We Were Liars

Title: We Were Liars

Author: E. Lockhart

Release Date: May 2014

Along with this book came the instructions to lie — lie about the ending, be spartan with descriptions, reveal as little as possible. Yet E. Lockhart’s uniquely beautiful and undeniably stunning book both deserves and demands to be read, and somehow, I don’t think a review completely devoid of explanation is going to be very convincing. So I’ve decided to stick with lies of omission and hopefully that still counts.

We Were Liars pulls back the curtain on the world of the fabulously wealthy and utterly mysterious Sinclair family.  Split and divided into generations of children and grandchildren, every summer the Sinclairs are pulled together to their private island of Beechwood, home to years of memories and sentiment and an abundance of golden retrievers. Beechwood is also the birthplace of the Liars — four friends connected by bonds of both blood and love, united in their penchant for curiosity and mischief, defined by a steadfast faith in one another and the summers at Beechwood that shaped and determined their relationship.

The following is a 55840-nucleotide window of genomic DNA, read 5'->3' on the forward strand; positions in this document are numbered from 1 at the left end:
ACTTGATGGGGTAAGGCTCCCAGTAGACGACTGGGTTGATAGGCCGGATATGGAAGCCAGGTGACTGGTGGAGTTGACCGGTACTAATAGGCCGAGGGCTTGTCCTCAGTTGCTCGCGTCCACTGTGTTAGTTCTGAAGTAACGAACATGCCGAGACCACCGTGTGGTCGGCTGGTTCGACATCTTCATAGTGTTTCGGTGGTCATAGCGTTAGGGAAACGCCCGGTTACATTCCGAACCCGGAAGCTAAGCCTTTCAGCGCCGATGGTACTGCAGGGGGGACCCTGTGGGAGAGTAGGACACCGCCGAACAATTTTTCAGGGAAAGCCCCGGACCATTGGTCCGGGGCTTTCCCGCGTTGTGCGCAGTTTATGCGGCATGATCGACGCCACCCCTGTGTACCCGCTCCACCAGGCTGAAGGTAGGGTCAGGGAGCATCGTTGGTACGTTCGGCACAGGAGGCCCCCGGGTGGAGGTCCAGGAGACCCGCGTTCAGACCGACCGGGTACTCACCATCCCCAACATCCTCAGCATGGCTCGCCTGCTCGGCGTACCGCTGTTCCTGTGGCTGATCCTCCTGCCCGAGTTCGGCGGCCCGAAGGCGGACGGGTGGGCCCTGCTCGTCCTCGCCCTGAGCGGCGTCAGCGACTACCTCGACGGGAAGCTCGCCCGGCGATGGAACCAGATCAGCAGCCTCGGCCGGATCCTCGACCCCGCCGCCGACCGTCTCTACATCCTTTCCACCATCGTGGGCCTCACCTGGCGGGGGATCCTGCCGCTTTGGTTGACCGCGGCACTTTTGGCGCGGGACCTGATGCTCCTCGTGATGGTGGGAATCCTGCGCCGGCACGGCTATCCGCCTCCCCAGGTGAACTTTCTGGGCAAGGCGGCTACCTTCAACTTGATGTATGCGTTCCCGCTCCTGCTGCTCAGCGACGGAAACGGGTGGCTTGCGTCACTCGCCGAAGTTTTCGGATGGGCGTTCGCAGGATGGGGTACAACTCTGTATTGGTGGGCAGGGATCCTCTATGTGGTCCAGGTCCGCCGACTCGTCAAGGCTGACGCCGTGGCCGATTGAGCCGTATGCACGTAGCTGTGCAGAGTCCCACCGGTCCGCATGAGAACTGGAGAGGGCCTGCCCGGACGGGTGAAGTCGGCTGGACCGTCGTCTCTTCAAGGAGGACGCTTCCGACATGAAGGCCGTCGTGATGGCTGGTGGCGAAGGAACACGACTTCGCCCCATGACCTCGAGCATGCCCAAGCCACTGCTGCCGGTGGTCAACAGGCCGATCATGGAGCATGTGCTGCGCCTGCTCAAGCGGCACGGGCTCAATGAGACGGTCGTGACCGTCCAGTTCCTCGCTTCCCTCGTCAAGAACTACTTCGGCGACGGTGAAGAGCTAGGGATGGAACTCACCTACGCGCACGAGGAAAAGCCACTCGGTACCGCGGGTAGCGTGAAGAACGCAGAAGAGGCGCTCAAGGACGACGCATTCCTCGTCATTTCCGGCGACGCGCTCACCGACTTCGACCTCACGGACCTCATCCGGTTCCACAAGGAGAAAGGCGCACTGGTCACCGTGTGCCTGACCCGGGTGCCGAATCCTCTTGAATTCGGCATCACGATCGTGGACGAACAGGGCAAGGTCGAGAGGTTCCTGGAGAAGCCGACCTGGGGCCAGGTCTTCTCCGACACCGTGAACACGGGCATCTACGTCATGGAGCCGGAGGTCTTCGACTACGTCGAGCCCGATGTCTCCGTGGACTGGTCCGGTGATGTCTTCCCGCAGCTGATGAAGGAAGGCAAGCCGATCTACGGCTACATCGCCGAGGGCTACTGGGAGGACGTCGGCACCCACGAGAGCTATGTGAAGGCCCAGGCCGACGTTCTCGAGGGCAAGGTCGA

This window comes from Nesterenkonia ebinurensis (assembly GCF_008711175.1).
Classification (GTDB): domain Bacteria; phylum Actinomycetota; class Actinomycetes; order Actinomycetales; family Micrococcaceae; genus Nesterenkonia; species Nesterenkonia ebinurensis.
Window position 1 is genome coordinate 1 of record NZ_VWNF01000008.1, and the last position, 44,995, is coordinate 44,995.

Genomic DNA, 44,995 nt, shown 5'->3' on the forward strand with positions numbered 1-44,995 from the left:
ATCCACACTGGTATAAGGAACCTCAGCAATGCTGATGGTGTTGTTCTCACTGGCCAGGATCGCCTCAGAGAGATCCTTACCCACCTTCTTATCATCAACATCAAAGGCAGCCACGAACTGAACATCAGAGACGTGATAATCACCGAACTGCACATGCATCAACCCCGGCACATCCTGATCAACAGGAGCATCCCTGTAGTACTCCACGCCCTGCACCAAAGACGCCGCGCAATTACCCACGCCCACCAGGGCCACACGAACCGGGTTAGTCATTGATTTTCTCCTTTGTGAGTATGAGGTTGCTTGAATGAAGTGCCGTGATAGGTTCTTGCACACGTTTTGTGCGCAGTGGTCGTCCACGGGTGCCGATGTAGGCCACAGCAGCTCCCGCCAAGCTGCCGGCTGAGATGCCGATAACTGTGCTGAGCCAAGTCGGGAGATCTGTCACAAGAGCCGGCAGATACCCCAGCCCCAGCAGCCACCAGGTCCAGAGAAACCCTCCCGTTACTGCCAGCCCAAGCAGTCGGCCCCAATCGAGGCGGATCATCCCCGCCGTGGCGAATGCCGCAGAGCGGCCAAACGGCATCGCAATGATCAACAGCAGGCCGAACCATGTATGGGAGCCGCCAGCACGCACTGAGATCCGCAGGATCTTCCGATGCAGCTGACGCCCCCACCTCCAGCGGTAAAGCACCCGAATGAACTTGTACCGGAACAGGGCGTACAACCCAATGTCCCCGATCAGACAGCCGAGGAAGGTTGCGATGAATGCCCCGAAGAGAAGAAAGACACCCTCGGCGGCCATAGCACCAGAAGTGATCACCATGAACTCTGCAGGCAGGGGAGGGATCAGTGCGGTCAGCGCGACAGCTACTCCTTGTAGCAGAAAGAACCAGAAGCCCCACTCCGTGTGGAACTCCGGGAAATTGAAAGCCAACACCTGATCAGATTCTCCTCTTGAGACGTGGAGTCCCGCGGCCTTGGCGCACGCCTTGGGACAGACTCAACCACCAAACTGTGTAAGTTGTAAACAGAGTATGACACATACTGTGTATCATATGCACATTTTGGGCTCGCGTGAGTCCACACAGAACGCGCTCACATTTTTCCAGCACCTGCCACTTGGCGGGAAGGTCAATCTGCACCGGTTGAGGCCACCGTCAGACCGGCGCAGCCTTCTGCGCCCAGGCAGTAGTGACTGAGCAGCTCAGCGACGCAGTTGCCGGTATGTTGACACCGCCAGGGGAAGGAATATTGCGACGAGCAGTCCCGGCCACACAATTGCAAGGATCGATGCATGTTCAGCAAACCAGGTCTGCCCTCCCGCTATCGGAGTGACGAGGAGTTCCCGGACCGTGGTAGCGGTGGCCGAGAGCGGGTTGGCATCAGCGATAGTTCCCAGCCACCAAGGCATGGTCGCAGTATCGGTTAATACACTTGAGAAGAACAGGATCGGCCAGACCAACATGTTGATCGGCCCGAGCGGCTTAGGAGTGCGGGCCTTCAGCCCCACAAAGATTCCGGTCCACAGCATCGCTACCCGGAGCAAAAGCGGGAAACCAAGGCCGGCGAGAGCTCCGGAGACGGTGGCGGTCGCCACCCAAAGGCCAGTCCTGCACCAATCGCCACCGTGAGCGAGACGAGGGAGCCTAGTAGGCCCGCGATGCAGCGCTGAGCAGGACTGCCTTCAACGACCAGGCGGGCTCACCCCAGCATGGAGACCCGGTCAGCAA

Narrated by the oldest Sinclair grandchild, Cadence, the plot primarily revolves around the enigmatic and hazy summer fifteen,  the vast, unknowable pieces of memory that Cadence has lost from that year, and, of course, the Liars. There is little from summer fifteen that Cadence knows with certainty, and what she does remember is mostly due to the constant reminders and stories from her mother. Everything else is gone, kept hidden from Cadence until she remembers on her own. And she does — often slowly, sometimes blindingly — piece together the shattered fragments of summer fifteen.

From the start, it’s made clear that Cadence is an unreliable narrator — her statements drenched in hyperbole and colored by shades of shock and confusion. She stumbles blindly through unpredictable turns and agonizing, unanswered questions — and as she’s our guide, so do we. We Were Liars is not just unexpected and compelling at every turn, but brilliantly and beautifully written, propelled by the gorgeous and enticing mystery of Beechwood and the Sinclairs, and the undeniable pull of the Liars. It’s something different and something fantastic, full of rich and complex and varying characters that are each fascinating and powerful in turn.

We Were Liars is something new, something startling — a hauntingly memorable and wonderfully gorgeous read.

Review by Kayla

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